7 Things Writers Need to Do Right Now

James Scott Bell
@jamesscottbell


Heraclitus, that old pre-Socratic philosopher who shuffled along the streets of Athens in 450 B.C. thinking deep thoughts, called reality a river, and famously noted, “You can’t step in the same river twice.”


He would not, therefore, have been surprised in the slightest by the changes in the publishing industry. For the only thing certain about the future of books is that none of it is certain. The flow of innovation continues apace and the river is filled with rocks, waterfalls and more than a few overturned kayaks.


But look at all the writers with life vests on. And some even shooting the rapids with a whoop and holler. If you want to survive and even thrive in the rush and spray of publishing today, you need to do the following:

1. Elevate your game

Here’s the deal for the rest of your life: you’re going to have to keep getting better as a writer. You have more competition. There’s a growing number of writers out there who know what they’re doing, and are hungry, and are after the same readers you are.
True, there’s an even larger number of writers who don’t have the stuff yet, and won’t put in the hard work to get it. They’ll eventually get frustrated and drop off the map. But, like a Hydra’s head, they’ll be replaced by nine more writers who areworking at this thing.


Be one of the workers. Write to a quota and set aside at least one hour per week to study the craft. Doing those two things consistently will get you further downstream than anything else. Every now and then go to a writer’s conference, or sign up for a specialized workshop like, ahem, this one. Subscribe to Writer’s Digest and at least scan every article. I always pick up a few things with each issue.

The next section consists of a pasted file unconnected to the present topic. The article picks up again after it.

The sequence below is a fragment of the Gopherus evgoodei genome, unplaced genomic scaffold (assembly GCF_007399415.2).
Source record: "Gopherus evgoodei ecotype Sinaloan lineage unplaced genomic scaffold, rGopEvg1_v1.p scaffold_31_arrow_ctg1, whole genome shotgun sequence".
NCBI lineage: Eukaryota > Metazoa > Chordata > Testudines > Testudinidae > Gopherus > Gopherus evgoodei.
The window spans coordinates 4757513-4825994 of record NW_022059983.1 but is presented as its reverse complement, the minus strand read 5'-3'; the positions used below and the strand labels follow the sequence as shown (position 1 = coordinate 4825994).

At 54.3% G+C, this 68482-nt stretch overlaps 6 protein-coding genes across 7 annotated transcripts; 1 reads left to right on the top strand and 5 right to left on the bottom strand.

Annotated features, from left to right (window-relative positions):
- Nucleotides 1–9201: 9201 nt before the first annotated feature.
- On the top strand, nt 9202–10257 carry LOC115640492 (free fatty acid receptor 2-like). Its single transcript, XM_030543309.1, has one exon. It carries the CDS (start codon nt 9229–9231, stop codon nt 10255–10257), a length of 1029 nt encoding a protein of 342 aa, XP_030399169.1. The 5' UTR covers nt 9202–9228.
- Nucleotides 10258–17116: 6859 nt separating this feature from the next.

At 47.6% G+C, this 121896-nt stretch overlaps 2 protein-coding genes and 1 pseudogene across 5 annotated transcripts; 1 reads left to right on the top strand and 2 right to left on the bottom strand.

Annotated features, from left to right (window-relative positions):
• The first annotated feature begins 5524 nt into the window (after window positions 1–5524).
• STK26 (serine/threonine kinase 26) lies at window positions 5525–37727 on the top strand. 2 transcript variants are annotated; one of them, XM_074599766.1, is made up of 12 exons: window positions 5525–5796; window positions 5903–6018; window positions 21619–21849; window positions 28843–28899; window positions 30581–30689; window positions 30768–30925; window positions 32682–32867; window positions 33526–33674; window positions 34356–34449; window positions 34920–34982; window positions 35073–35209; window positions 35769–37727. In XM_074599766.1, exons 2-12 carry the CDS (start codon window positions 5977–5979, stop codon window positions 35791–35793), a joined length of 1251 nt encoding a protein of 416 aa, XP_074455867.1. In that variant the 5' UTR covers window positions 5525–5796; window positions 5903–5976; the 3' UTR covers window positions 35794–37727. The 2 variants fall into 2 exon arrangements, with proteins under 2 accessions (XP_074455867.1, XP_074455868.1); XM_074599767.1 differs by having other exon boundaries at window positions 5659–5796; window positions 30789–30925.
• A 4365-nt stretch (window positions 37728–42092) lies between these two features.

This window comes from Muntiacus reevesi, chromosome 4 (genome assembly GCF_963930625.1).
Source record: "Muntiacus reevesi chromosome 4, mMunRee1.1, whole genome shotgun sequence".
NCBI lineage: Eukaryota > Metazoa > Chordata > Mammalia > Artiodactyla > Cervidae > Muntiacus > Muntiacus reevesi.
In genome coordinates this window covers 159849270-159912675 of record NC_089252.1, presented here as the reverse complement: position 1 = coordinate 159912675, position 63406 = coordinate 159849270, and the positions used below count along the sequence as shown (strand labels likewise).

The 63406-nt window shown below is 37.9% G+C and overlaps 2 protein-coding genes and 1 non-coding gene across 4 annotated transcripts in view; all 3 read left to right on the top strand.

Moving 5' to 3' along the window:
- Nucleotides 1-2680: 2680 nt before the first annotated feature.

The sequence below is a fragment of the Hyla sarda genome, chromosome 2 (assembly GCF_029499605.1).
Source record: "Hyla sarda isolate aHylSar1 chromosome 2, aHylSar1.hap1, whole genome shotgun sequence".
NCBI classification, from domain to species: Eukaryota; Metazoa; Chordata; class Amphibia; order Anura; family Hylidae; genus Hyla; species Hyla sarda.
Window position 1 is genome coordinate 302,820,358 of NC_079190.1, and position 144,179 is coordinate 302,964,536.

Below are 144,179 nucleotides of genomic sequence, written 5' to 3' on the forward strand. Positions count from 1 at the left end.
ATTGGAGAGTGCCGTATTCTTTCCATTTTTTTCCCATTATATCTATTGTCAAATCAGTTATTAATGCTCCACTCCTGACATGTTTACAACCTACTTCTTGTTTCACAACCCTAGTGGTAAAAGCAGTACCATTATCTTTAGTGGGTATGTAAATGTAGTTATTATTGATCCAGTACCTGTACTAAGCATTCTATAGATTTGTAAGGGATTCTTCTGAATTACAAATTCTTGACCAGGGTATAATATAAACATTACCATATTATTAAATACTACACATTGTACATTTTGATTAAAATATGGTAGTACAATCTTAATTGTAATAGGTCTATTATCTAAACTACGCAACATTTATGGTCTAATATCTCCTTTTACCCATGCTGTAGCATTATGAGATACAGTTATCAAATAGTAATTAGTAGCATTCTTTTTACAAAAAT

2. Understand publishing contracts

The traditional publishing world is still there. It’s big and it’s venerable. Sure it’s tight, but there are still deals being made. If you decide to go that route, learn what key contract terms mean. Especially understand non-compete clauses, option clauses, termination and reversion of rights. A good place to start is in the “Contracts” archive of The Passive Voice.
Have the attitude that many things are negotiable, but also understand your “leverage” depends on your track record (if any), the size of the publishing house and how much you desire to be traditionally published.
Strategize with your agent and determine: a) what you would LOVE to have in the contract; b) what would be NICE to have; and c) what you absolutely MUST have. Make sure your c) list is short and reasonable. Ask yourself if you are prepared to walk away from a deal if you don’t get your c) terms. If you’re not, make them b) terms.
Writers and publishers need to understand it’s more possible than ever to forge a win-win deal if the parties are flexible and creative.
3. Take more risks
Editors and agents all say they are looking for a “fresh voice.” What they mean is a fresh voice they can actually sell. Everyone wants to land in that sweet spot where originality and commerce meet to make that ka-ching sound.